“Some proclaim they are living a gay lifestyle, but nothing is happy or gay about the destructive behavior of homosexuality,” he wrote in his 2007 book, Landmines in the Path of a Believer. “Anything that opposes the principles written in God’s Word leads to one ending—the end Solomon mentioned, a place of extreme emptiness where wind and sorrow breach the soul. Ultimately it ends in a place of extreme emotional sorrow and separation from God.”

RNS does get it right in saying, "The controversy over Stanley’s award reflects the sometimes awkward embrace between American Jews and evangelicals — fervent partners in support of Israel but also outspoken opponents on many domestic social issues, including homosexuality and abortion rights."

But the controversy reflects much more. It also indicates a division between American Jews who welcome evangelical support on Israel and American Jews who regard social issues at least as important. As Christianity Today says, dipping into a Pew Research study from 2013, 82 percent of evangelicals believe "God gave the land of Israel to the Jewish people" — a view shared by only 40 percent of American Jews.

CT backs up the RNS story in saying that Pew found most Jews favor acceptance of homosexuality -- except for the Orthodox, who hold "a level of disapproval [toward homosexuality] similar to that expressed by white evangelical Protestants." That's another division in Jewry.

Still another point of tension here, as my GR colleague Ira Rifkin tells me, is that evangelicals connect better with Israeli Jews than with Palestinian Christians. The latter get more attention from mainline Protestants like the Presbyterian Church (U.S.A.). Support for Israel thus becomes another front in the worldwide face-off between conservative Christians and mainliners.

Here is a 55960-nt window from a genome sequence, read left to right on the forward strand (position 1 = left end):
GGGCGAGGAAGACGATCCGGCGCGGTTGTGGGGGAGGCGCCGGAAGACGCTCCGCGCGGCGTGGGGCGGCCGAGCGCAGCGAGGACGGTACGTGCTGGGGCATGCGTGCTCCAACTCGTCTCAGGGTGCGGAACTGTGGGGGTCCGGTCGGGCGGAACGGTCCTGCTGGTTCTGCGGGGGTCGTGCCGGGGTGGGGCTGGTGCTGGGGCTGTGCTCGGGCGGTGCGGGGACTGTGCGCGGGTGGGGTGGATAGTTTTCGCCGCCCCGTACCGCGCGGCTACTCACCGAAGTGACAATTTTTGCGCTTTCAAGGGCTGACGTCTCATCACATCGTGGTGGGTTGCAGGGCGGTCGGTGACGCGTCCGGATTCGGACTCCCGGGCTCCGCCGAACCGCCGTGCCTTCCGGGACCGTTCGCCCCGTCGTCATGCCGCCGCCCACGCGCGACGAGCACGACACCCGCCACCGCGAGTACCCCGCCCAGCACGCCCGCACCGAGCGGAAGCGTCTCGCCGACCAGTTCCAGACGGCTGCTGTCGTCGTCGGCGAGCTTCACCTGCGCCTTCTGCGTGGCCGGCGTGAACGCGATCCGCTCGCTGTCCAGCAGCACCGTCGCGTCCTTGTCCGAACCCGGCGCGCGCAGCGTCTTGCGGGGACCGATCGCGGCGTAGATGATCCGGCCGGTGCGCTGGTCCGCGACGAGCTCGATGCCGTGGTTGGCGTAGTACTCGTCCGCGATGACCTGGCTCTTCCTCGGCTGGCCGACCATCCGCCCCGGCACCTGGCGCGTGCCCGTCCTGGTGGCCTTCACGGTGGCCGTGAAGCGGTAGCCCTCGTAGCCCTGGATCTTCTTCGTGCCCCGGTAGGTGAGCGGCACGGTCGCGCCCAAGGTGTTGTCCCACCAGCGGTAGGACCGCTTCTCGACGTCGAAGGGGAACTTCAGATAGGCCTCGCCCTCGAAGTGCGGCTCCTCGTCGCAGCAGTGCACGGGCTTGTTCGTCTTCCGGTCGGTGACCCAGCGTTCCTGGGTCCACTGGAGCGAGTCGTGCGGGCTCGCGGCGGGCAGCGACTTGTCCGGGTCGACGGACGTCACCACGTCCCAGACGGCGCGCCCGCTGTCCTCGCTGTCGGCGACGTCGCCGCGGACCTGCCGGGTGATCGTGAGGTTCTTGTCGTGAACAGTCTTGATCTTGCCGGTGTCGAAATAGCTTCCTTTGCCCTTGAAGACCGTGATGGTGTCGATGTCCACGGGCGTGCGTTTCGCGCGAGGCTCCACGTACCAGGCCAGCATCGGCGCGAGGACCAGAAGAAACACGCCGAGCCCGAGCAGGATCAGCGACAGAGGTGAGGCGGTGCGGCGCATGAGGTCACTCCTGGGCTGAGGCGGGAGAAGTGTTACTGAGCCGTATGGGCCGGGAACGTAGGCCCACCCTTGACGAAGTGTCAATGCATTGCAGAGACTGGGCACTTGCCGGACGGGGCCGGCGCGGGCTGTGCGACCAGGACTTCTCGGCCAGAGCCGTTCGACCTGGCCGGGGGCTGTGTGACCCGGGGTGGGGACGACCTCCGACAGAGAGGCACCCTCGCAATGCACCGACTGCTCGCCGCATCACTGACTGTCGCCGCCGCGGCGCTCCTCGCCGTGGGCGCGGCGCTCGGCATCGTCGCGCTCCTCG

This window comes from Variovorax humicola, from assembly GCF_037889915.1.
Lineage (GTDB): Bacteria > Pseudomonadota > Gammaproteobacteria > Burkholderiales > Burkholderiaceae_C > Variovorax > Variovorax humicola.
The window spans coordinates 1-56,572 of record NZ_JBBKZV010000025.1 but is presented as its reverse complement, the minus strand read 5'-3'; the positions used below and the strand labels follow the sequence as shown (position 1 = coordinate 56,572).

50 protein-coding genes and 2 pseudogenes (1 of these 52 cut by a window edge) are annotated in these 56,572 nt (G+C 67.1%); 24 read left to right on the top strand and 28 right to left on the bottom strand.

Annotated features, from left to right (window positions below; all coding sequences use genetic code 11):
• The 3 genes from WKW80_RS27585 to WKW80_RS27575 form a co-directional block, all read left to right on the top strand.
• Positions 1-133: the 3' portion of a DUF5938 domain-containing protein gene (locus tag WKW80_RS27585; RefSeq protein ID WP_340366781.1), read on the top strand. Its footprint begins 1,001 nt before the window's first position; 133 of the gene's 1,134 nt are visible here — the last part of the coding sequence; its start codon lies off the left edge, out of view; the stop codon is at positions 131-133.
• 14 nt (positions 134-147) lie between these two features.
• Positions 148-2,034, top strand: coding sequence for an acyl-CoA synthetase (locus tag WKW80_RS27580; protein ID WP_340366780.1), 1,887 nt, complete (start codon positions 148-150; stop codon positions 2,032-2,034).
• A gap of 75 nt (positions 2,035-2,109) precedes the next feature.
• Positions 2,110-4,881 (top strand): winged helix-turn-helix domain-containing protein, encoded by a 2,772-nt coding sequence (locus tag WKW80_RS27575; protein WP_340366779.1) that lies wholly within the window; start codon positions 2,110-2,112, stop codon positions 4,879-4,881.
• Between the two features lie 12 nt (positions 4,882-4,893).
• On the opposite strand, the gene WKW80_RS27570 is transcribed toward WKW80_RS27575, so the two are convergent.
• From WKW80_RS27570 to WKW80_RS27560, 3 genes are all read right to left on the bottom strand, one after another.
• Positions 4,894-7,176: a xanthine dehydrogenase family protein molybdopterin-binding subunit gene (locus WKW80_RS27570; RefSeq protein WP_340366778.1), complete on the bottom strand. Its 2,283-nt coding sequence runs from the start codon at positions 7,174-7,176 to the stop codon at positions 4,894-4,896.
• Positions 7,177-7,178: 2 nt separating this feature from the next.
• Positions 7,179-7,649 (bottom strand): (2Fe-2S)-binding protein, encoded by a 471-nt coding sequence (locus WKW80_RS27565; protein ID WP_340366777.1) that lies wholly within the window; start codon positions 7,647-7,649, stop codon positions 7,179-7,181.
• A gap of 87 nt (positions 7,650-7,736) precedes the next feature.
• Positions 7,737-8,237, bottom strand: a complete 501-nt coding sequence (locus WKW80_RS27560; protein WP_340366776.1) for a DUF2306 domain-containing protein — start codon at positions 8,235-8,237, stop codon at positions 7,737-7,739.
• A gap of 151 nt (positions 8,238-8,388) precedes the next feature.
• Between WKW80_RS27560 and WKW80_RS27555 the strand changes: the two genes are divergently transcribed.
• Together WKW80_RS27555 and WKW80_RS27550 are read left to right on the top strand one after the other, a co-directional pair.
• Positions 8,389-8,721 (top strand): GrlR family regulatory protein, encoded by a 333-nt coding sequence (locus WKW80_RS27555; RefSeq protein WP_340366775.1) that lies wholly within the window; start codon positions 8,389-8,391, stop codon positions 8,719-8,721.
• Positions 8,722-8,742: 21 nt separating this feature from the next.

All this may be too much for spot or even follow-up coverage, maybe better for long-form weekend analysis. But every conflict story needs the basics: Prove your points, answer the questions you raise, represent all sides fairly.

RNS does quote Stanley directly at one point, at least through an amicus brief he filed at the Supreme Court. Stanley warned that if gay marriage becomes national law, the government will then "silence religious dissenters who continue to hold to their millennia-old definition of marriage."

Whether that's true or not, pressure groups like SOJOURN are already doing something analogous: demonizing, marginalizing and shouting down those who differ with them. News media like the Religion News Service should cover the controversies, not take part in them.

Addendum: Bob Smietana said on my Facebook page that "Stanley stepped down because a number of Jewish leaders, including local rabbis, objected to the award, not just SOJOURN." True enough. I should have noted that RNS reported the protest letter bore 240 signatures. It's clear, though, who instigated the protest, when it was SOJOURN that wrote and circulated the letter for signatures.

Photo: Pastor Charles Stanley speaks at the All American Chapel of Fort Bragg, N.C., Nov. 6, 2013. Public domain photograph from defenseimagery.mil, via Wikimedia Commons.